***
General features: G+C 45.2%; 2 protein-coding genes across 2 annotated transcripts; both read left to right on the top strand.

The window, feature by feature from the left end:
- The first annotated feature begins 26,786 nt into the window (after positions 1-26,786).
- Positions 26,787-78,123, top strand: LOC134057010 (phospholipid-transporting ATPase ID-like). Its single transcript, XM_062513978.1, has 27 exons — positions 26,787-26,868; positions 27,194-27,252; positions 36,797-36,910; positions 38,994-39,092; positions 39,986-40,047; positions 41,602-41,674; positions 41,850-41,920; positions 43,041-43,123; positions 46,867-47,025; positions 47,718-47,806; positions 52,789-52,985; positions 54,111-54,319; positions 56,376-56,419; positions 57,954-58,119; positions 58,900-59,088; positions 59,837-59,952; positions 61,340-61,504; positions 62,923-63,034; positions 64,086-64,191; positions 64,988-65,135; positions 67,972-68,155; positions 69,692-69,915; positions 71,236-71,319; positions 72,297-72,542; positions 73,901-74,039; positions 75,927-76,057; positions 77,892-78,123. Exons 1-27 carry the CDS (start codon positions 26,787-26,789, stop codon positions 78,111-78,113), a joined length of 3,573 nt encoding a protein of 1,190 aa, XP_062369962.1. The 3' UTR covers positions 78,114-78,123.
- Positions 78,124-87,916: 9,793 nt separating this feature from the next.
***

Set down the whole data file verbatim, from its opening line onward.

General features: G+C 45.2%; 2 protein-coding genes across 2 annotated transcripts; both read left to right on the top strand.

The window, feature by feature from the left end:
- The first annotated feature begins 26,786 nt into the window (after positions 1-26,786).
- Positions 26,787-78,123, top strand: LOC134057010 (phospholipid-transporting ATPase ID-like). Its single transcript, XM_062513978.1, has 27 exons — positions 26,787-26,868; positions 27,194-27,252; positions 36,797-36,910; positions 38,994-39,092; positions 39,986-40,047; positions 41,602-41,674; positions 41,850-41,920; positions 43,041-43,123; positions 46,867-47,025; positions 47,718-47,806; positions 52,789-52,985; positions 54,111-54,319; positions 56,376-56,419; positions 57,954-58,119; positions 58,900-59,088; positions 59,837-59,952; positions 61,340-61,504; positions 62,923-63,034; positions 64,086-64,191; positions 64,988-65,135; positions 67,972-68,155; positions 69,692-69,915; positions 71,236-71,319; positions 72,297-72,542; positions 73,901-74,039; positions 75,927-76,057; positions 77,892-78,123. Exons 1-27 carry the CDS (start codon positions 26,787-26,789, stop codon positions 78,111-78,113), a joined length of 3,573 nt encoding a protein of 1,190 aa, XP_062369962.1. The 3' UTR covers positions 78,114-78,123.
- Positions 78,124-87,916: 9,793 nt separating this feature from the next.